iAddict: Hooked on iTunes
Observer Scene | Tuesday, March 21, 2006
My addiction, like many, started out small. Mini might actually be a better word, since my infatuation started with none other than the iPod mini that I received over the summer. The fateful day I received the small, silver MP3 player started me down the path to a new kind of addiction – an iPod addiction.
Prior to receiving my iPod Mini, my MP3 player had been little more than a memory stick with an earphone jack, and it served me nicely for several years. I slowly succumbed to the siren song of the iPod, and I was quite happy with the Mini after I got it. While it wasn’t as fancy as the full iPod and only held 2,000 songs, it seemed like enough.
The hard drive on my Mini crashed and I faced a difficult choice. I was suffering from “iPod withdrawal,” Apple had stopped making minis and Best Buy was out of its successor, the iPod Nano. I had nowhere to go but up, and that’s when I became the proud owner of a video iPod.
The video iPod changed everything. It was sleeker, it had a color screen and it had 30 GB of memory. The 4 GB of memory on my Mini kept me cautious – I only put songs I enjoyed on it. The larger capacity of the video iPod liberated me. I put every CD I owned on it, but I soon craved more.
With the new iPod, I vowed to continue to only use it at the gym and for studying, as I had before. This pledge didn’t last long. It soon became my constant companion while I walked to class or ran to meet friends somewhere, but that soon devolved into carrying my iPod with me anytime that I might have to walk more than 20 feet.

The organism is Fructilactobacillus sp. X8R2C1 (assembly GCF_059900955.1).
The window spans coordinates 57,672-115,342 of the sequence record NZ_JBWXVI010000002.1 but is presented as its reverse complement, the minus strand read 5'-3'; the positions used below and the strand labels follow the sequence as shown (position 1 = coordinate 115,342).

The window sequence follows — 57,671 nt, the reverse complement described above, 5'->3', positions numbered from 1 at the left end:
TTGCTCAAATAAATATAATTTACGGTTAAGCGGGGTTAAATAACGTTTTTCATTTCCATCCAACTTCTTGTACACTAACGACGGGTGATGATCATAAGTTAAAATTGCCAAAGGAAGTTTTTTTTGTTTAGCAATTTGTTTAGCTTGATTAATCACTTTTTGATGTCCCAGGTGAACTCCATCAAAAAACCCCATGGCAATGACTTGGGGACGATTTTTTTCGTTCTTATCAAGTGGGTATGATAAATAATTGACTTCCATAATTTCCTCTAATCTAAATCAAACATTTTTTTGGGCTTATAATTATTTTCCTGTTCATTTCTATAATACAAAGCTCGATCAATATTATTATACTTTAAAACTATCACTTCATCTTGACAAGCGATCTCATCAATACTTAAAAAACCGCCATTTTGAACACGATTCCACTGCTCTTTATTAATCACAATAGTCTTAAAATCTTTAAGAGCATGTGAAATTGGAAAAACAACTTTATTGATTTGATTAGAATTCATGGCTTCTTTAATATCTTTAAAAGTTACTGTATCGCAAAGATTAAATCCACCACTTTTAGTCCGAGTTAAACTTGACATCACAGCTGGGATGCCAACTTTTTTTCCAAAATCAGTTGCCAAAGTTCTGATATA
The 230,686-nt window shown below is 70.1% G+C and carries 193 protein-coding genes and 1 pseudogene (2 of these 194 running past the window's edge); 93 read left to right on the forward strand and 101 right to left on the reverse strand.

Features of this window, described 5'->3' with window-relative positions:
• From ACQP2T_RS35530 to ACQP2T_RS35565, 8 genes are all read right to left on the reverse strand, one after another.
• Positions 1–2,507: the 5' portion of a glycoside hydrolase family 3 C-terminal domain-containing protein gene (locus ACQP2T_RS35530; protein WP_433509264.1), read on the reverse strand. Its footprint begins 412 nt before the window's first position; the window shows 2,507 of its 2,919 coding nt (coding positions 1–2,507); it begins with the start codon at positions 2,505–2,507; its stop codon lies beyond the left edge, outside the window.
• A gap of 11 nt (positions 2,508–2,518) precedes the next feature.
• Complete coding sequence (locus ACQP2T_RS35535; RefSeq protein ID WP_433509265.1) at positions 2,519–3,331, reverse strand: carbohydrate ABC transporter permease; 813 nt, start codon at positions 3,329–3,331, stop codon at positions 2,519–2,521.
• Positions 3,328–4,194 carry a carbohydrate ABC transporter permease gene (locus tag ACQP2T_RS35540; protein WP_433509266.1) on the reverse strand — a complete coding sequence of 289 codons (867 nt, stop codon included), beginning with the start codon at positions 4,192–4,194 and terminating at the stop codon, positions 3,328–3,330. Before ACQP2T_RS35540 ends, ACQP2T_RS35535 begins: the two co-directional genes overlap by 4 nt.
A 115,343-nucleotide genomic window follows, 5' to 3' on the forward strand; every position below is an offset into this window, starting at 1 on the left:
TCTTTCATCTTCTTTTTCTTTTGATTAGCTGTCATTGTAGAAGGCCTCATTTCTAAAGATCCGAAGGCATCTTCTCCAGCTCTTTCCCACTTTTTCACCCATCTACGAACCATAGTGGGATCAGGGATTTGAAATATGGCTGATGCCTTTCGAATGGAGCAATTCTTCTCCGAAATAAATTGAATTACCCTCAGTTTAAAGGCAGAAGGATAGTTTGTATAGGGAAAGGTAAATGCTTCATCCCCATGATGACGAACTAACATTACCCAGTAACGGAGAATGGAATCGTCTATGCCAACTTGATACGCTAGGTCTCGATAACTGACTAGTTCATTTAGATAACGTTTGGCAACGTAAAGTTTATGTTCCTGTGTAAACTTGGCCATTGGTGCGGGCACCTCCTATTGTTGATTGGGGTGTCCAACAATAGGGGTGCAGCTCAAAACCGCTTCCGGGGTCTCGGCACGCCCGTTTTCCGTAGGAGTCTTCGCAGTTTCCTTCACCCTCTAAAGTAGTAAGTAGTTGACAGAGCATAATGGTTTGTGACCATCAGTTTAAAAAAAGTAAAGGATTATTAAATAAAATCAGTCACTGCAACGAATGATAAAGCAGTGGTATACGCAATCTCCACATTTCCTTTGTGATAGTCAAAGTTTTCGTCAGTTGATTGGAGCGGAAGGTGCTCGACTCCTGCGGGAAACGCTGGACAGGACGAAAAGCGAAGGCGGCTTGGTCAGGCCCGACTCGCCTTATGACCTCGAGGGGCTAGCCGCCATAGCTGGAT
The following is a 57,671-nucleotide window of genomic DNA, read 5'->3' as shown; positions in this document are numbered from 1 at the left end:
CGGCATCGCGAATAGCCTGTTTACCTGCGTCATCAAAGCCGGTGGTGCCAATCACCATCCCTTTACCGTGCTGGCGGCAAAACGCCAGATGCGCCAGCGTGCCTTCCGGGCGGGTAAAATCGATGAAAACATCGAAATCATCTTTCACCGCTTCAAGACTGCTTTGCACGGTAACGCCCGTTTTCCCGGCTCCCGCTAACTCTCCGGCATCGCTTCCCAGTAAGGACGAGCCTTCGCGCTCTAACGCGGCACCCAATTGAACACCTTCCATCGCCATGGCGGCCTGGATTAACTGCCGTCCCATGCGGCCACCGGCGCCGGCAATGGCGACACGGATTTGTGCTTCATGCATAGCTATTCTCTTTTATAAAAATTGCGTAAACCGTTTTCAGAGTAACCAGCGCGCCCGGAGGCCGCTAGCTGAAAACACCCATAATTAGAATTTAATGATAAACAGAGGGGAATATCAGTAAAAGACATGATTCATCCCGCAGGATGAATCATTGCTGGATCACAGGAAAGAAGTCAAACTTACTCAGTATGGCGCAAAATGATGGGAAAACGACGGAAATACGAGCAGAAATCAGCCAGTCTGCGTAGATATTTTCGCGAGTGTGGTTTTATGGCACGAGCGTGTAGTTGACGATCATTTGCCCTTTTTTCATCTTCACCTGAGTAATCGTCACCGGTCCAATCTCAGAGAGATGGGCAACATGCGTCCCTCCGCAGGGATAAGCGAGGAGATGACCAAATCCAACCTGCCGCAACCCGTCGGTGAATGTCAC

Constantly listening to music breeds its own problems. The more you use your iPod, the more you feel to need to constantly find new music to fill it. In the post-Napster, music-downloading crackdown era, there are fewer options for finding music easily. My iPod became a gateway to another one of my music addictions – iTunes.
I resisted buying music on iTunes because I wasn’t keen on paying 99 cents per song, but the ability to buy individual songs soon lured me in. Like the addiction to my iPod, my affection for iTunes grew slowly. It started out with a few purchases of individual songs I’d been lusting after for a while, but, naturally, it grew from there.
I avoided purchasing whole albums over iTunes for a while, but once I did, I knew that this was a problem that could quickly grow out of control. When you buy CDs at the store, the distaste for having to hand over cash or deal with my debit card will usually keep my spending in check.
On iTunes, though, the click of a button can buy you whole albums without the pain of actually forking over the money. I currently have an iTunes budget because the sheer ease of iTunes makes it both wonderful and potentially disastrous at the same time.
While I do have the capacity for video on my iPod, I have yet to take advantage of the shows available for purchase on iTunes. Seeing my past patterns, I know that buying videos would be the cause for both my financial and social decline. While the temptation to buy last week’s “Desperate Housewives” or the whole second season of “Lost” exists, my fear of becoming permanently detached from humanity and permanently attached to my iPod is pretty strong.
Another possible benefit, or detriment depending on how you look at it, is the endless possibilities the iPod and iTunes offer for wasting time. Between the ability to make playlists, to share music with other users and to listen to snatches of music on iTunes, there are endless ways with which to waste time. The video iPod offers the added option of finding album artwork for each song, which can take hours and gives the illusion of some form of productivity. Move over, Facebook, because the iPod offers a myriad of new ways to spend time accomplishing insignificant things.
While I am not proud of my deep attachment to my iPod and the intense allure that iTunes holds for me, the one solace that I can find is the knowledge I am not alone. Each day when I walk down the quad to class, I only have to look at the crowds and see another person with the distinctive white earbuds coming out from under their hoods to know that I am in the company of a fellow iPod addict.
Contact Molly Griffin at
[email protected] nd.edu
The views expressed in this column are those of the author and not necessarily those of The Observer.